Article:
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Cap and Share: a Fair Way to Cut Greenhouse Emissions

Introduction to Cap and Share Report

May 2008

Full Report Published by Feasta, Foundation for the Economics of Sustainability

Cap and Share was developed to meet the twin challenges presented by climate change and the  peak in the world supply of easily-extracted oil. It is a variant of cap and trade and would limit the use  of coal, gas and oil. It can, however, be used to share the benefits from using any scarce natural  resource. It works by placing a cap on the use of the scarce resource and charging the users whatever  price is necessary to balance their demand with the capped supply. The receipts from the resource users  are then shared on an equitable basis amongst all those with an interest in the resource involved.  This paper deals with the use of C&S to deal with oil peak and climate change. If it were to play that  role globally, C&S would cap world fossil fuel greenhouse emissions and then tighten the cap year  by year at a faster rate than oil production was decreasing. This would make the emissions tonnage  set by the cap a scarcer resource than the oil supply. As a result, the whole of the extra amount that  users would have been forced to pay the producers for supplies of the scarce oil would be captured in the price paid for C&S emissions permits.

The captured money would then be shared amongst those with a claim on the capped scarce resource and, since that resource is the limited capacity of the sky to act as an emissions dump,  everyone on Earth would have an equal claim and thus get an equal share. The emissions permits  would also be scarcer than the supply of coal and gas, so C&S would capture the extra that people  were prepared to pay to use them too.. This extra is what economists call the “scarcity rent”. After some  deductions which are explained in this paper, C&S would then share the total rent from the three fossil  fuels amongst everyone on the planet.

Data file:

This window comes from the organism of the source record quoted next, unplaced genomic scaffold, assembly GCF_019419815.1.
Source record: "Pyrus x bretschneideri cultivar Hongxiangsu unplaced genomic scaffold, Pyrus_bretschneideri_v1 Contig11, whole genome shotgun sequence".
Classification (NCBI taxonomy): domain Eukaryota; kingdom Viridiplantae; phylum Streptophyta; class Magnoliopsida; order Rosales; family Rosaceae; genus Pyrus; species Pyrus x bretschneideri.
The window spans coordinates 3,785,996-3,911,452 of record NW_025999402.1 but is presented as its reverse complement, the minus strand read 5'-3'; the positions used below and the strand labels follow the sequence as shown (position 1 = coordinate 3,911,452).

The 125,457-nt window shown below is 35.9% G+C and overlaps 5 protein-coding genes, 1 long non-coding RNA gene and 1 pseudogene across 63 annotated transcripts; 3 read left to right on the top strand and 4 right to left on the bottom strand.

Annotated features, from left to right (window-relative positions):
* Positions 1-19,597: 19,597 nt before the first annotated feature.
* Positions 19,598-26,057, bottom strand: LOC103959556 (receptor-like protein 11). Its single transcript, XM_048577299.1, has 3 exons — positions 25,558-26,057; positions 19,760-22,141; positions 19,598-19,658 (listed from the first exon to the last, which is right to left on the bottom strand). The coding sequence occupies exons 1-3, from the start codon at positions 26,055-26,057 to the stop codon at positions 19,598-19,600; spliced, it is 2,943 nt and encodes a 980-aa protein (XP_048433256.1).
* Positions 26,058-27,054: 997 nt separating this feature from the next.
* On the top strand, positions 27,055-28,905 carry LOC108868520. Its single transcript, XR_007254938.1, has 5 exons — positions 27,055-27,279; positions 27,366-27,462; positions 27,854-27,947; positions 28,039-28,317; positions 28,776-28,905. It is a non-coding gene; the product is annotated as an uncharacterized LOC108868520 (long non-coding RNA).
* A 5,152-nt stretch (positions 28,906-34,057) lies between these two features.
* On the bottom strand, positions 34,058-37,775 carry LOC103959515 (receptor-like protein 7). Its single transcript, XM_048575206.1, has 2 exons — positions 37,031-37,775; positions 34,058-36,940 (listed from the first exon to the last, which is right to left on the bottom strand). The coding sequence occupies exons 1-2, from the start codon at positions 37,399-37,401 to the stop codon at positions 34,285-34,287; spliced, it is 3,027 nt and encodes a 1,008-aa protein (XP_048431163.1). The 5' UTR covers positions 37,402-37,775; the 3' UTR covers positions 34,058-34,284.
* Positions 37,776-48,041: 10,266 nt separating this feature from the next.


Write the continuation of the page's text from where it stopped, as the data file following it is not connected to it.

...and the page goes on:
The first paragraph mentioned charging resource users for their use of a scarce resource. Under Cap and Share, these charges are collected indirectly. The emissions permits are not sold to fossil fuel users  – that would be difficult because there are billions of these. Instead, they are sold “upstream” to companies introducing fossil fuels to the global economy. As only a small number of firms produce most of the fossil fuel used in the world, this makes C&S easy to administer. Each producer is required to acquire enough permits to cover the eventual emissions from the fossil fuels they extract.  Of course, the fuel firms have to add the cost of the permits to their prices and this puts up the cost  of everything sold because all goods and services have an energy content. However, anyone who uses, directly or indirectly, rather less energy than is produced from the fuel burned when their share of each year’s capped emissions is released is likely to receive more money from selling their permits than their cost of living goes up. As a majority of people in the world manage on less than the average amount of energy used per person, most people would gain financially from the use of C&S. This would make C&S popular and therefore politically robust. The paper argues that C&S needs to be adopted urgently not just for climate reasons but because the scarcity rent being captured by fossil fuel producers is concentrating global wealth in a way that threatens to collapse the world economy. The payment of scarcity rent is already causing severe hardship for millions of poorer people around the world.

The paper describes the way C&S could be used as the operating system for the fossil fuel part of a global climate agreement. Other systems are going to be needed to enhance greenhouse gas sinks and conserve the stocks of carbon held in soils and plants. The various options that could be incorporated into the design of C&S are described and the paper looks at the changes that would be required in other systems, such as the money-creation system, for C&S to work well. The paper ends with an account of the steps being get C&S adopted internationally, and stresses that before this can happen, the concept needs to gain massive public support.

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